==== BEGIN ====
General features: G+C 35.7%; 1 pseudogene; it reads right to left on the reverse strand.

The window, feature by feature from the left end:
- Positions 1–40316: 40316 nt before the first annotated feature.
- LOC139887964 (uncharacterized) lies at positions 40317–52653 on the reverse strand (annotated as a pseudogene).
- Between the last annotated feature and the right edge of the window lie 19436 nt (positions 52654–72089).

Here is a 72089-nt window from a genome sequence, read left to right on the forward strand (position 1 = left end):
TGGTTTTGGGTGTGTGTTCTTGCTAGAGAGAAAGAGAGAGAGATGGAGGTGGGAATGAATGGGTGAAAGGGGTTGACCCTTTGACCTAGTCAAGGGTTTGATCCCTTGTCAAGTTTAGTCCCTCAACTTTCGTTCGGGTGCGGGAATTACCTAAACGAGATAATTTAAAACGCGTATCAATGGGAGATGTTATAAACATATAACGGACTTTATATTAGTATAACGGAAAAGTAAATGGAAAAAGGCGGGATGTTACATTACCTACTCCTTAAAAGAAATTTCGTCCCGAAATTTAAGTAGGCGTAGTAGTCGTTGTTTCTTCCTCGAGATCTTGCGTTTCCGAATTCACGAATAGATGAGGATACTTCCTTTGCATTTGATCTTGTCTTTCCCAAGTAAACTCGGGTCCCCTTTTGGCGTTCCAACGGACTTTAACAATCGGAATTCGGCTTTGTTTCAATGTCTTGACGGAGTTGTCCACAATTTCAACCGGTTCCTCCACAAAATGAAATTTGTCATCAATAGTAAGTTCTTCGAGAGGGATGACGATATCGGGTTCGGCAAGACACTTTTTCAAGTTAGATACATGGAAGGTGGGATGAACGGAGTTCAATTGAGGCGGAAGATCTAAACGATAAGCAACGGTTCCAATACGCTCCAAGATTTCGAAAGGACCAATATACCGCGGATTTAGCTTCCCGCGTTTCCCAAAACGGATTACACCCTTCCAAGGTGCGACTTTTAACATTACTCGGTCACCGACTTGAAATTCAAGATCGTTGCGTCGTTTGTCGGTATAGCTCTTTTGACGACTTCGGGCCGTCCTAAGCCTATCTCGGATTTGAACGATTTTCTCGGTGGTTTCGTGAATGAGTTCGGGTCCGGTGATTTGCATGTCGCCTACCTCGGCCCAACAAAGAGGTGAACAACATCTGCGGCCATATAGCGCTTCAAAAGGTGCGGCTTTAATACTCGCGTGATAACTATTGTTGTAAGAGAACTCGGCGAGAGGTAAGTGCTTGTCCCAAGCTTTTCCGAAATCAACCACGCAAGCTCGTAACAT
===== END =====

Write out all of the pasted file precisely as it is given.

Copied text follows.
General features: G+C 35.7%; 1 pseudogene; it reads right to left on the reverse strand.

The window, feature by feature from the left end:
- Positions 1–40316: 40316 nt before the first annotated feature.
- LOC139887964 (uncharacterized) lies at positions 40317–52653 on the reverse strand (annotated as a pseudogene).
- Between the last annotated feature and the right edge of the window lie 19436 nt (positions 52654–72089).

Here is a 72089-nt window from a genome sequence, read left to right on the forward strand (position 1 = left end):
TGGTTTTGGGTGTGTGTTCTTGCTAGAGAGAAAGAGAGAGAGATGGAGGTGGGAATGAATGGGTGAAAGGGGTTGACCCTTTGACCTAGTCAAGGGTTTGATCCCTTGTCAAGTTTAGTCCCTCAACTTTCGTTCGGGTGCGGGAATTACCTAAACGAGATAATTTAAAACGCGTATCAATGGGAGATGTTATAAACATATAACGGACTTTATATTAGTATAACGGAAAAGTAAATGGAAAAAGGCGGGATGTTACATTACCTACTCCTTAAAAGAAATTTCGTCCCGAAATTTAAGTAGGCGTAGTAGTCGTTGTTTCTTCCTCGAGATCTTGCGTTTCCGAATTCACGAATAGATGAGGATACTTCCTTTGCATTTGATCTTGTCTTTCCCAAGTAAACTCGGGTCCCCTTTTGGCGTTCCAACGGACTTTAACAATCGGAATTCGGCTTTGTTTCAATGTCTTGACGGAGTTGTCCACAATTTCAACCGGTTCCTCCACAAAATGAAATTTGTCATCAATAGTAAGTTCTTCGAGAGGGATGACGATATCGGGTTCGGCAAGACACTTTTTCAAGTTAGATACATGGAAGGTGGGATGAACGGAGTTCAATTGAGGCGGAAGATCTAAACGATAAGCAACGGTTCCAATACGCTCCAAGATTTCGAAAGGACCAATATACCGCGGATTTAGCTTCCCGCGTTTCCCAAAACGGATTACACCCTTCCAAGGTGCGACTTTTAACATTACTCGGTCACCGACTTGAAATTCAAGATCGTTGCGTCGTTTGTCGGTATAGCTCTTTTGACGACTTCGGGCCGTCCTAAGCCTATCTCGGATTTGAACGATTTTCTCGGTGGTTTCGTGAATGAGTTCGGGTCCGGTGATTTGCATGTCGCCTACCTCGGCCCAACAAAGAGGTGAACAACATCTGCGGCCATATAGCGCTTCAAAAGGTGCGGCTTTAATACTCGCGTGATAACTATTGTTGTAAGAGAACTCGGCGAGAGGTAAGTGCTTGTCCCAAGCTTTTCCGAAATCAACCACGCAAGCTCGTAACAT